The Jewish community in the city of Cologne, Germany, woke up this week to discover that the city's Holocaust memorial, the Löwenbrunnen children’s memorial, was vandalized by animal rights activists during a demonstration last weekend, according to the Jewish newspaper The Algemeiner.
The protesters, seeking to protest against factory farming methods and draw public attention, painted the memorial with red dye to simulate blood, alongside other slogans protesting against animal abuse.
The Holocaust memorial was designed in 1977 by artist Hermann Gurfinkel and is located in the center of the city, on the former site of a Jewish school that used to stand there. It commemorates more than 1,100 Jewish children from Cologne who were deported to concentration camps during the Nazi rule of Germany.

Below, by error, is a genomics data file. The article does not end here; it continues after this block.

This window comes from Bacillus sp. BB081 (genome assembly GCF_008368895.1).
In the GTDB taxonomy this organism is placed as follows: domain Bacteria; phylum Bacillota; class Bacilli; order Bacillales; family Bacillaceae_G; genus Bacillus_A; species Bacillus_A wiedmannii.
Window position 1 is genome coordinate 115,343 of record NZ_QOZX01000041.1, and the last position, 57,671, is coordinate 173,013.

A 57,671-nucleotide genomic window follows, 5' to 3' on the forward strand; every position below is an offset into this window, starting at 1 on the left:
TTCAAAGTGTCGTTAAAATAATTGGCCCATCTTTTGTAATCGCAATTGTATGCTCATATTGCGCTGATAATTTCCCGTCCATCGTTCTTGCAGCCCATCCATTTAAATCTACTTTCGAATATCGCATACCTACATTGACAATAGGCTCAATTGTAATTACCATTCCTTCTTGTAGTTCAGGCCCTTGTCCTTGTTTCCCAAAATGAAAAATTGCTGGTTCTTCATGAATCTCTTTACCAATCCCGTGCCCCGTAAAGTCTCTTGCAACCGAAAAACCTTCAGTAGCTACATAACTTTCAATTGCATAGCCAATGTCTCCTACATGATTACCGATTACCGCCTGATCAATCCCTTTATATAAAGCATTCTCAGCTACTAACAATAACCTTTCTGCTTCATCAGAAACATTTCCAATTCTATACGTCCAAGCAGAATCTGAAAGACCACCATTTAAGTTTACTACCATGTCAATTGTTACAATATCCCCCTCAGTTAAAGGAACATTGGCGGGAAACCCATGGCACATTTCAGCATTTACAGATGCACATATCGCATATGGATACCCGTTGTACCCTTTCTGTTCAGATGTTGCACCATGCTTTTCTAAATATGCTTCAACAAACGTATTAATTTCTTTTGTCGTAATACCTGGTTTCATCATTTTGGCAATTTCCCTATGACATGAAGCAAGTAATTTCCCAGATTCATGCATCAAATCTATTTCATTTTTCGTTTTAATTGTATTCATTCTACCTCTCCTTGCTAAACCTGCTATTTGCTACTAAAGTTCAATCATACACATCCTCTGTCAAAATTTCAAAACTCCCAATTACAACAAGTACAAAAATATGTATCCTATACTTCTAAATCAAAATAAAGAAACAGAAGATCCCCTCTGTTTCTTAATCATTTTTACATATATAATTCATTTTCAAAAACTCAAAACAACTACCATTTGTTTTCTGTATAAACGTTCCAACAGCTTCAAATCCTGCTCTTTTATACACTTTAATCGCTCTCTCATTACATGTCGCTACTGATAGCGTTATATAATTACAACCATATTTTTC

Abraham Lehrer, deputy chairman of the Central Council of Jews in Germany and an active community leader in Cologne, issued a harsh statement following the incident, which he described as “an act of boundless tastelessness and a mockery of the victims of the Holocaust, especially children and young people and their surviving relatives.”
However, the involved activists from Animal Rebellion, the organisation that staged the protests, denied any antisemitic motives behind their actions, pointing out that several fountains in the city were also selected for the red dye protest.